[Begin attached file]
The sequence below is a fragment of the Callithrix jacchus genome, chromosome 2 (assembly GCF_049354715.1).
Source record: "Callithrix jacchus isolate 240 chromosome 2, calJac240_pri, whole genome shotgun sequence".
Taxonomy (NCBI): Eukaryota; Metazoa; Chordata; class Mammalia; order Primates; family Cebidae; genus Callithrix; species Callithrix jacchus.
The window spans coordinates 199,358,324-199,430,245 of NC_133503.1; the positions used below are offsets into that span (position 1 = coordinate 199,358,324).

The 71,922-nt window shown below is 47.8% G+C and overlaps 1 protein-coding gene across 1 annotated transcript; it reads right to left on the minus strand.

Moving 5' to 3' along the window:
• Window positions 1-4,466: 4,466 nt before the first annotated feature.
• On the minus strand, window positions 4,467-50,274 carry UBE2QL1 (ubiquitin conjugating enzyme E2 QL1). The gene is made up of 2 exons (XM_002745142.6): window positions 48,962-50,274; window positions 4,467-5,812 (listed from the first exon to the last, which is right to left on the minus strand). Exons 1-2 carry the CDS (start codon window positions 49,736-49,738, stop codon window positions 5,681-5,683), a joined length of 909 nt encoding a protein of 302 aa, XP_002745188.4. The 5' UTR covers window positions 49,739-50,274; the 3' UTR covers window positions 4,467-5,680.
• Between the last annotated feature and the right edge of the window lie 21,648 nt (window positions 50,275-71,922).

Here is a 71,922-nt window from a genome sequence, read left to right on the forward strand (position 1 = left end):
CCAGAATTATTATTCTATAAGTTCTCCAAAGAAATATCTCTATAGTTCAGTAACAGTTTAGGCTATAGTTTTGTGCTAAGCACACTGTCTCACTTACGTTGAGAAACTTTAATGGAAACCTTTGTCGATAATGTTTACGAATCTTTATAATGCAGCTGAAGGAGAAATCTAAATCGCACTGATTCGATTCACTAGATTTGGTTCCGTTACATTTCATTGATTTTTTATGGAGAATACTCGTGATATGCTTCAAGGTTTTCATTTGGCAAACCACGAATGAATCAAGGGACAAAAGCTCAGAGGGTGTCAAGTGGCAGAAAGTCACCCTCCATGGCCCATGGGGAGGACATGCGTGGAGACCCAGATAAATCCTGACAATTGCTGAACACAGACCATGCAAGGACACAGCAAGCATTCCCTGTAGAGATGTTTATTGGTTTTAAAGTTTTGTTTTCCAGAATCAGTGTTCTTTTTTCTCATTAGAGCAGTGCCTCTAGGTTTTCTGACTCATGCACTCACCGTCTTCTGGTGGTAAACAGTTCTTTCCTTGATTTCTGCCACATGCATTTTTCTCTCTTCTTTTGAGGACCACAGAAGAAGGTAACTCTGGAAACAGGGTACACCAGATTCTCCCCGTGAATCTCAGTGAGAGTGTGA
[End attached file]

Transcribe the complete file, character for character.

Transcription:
The sequence below is a fragment of the Callithrix jacchus genome, chromosome 2 (assembly GCF_049354715.1).
Source record: "Callithrix jacchus isolate 240 chromosome 2, calJac240_pri, whole genome shotgun sequence".
Taxonomy (NCBI): Eukaryota; Metazoa; Chordata; class Mammalia; order Primates; family Cebidae; genus Callithrix; species Callithrix jacchus.
The window spans coordinates 199,358,324-199,430,245 of NC_133503.1; the positions used below are offsets into that span (position 1 = coordinate 199,358,324).

The 71,922-nt window shown below is 47.8% G+C and overlaps 1 protein-coding gene across 1 annotated transcript; it reads right to left on the minus strand.

Moving 5' to 3' along the window:
• Window positions 1-4,466: 4,466 nt before the first annotated feature.
• On the minus strand, window positions 4,467-50,274 carry UBE2QL1 (ubiquitin conjugating enzyme E2 QL1). The gene is made up of 2 exons (XM_002745142.6): window positions 48,962-50,274; window positions 4,467-5,812 (listed from the first exon to the last, which is right to left on the minus strand). Exons 1-2 carry the CDS (start codon window positions 49,736-49,738, stop codon window positions 5,681-5,683), a joined length of 909 nt encoding a protein of 302 aa, XP_002745188.4. The 5' UTR covers window positions 49,739-50,274; the 3' UTR covers window positions 4,467-5,680.
• Between the last annotated feature and the right edge of the window lie 21,648 nt (window positions 50,275-71,922).

Here is a 71,922-nt window from a genome sequence, read left to right on the forward strand (position 1 = left end):
CCAGAATTATTATTCTATAAGTTCTCCAAAGAAATATCTCTATAGTTCAGTAACAGTTTAGGCTATAGTTTTGTGCTAAGCACACTGTCTCACTTACGTTGAGAAACTTTAATGGAAACCTTTGTCGATAATGTTTACGAATCTTTATAATGCAGCTGAAGGAGAAATCTAAATCGCACTGATTCGATTCACTAGATTTGGTTCCGTTACATTTCATTGATTTTTTATGGAGAATACTCGTGATATGCTTCAAGGTTTTCATTTGGCAAACCACGAATGAATCAAGGGACAAAAGCTCAGAGGGTGTCAAGTGGCAGAAAGTCACCCTCCATGGCCCATGGGGAGGACATGCGTGGAGACCCAGATAAATCCTGACAATTGCTGAACACAGACCATGCAAGGACACAGCAAGCATTCCCTGTAGAGATGTTTATTGGTTTTAAAGTTTTGTTTTCCAGAATCAGTGTTCTTTTTTCTCATTAGAGCAGTGCCTCTAGGTTTTCTGACTCATGCACTCACCGTCTTCTGGTGGTAAACAGTTCTTTCCTTGATTTCTGCCACATGCATTTTTCTCTCTTCTTTTGAGGACCACAGAAGAAGGTAACTCTGGAAACAGGGTACACCAGATTCTCCCCGTGAATCTCAGTGAGAGTGTGA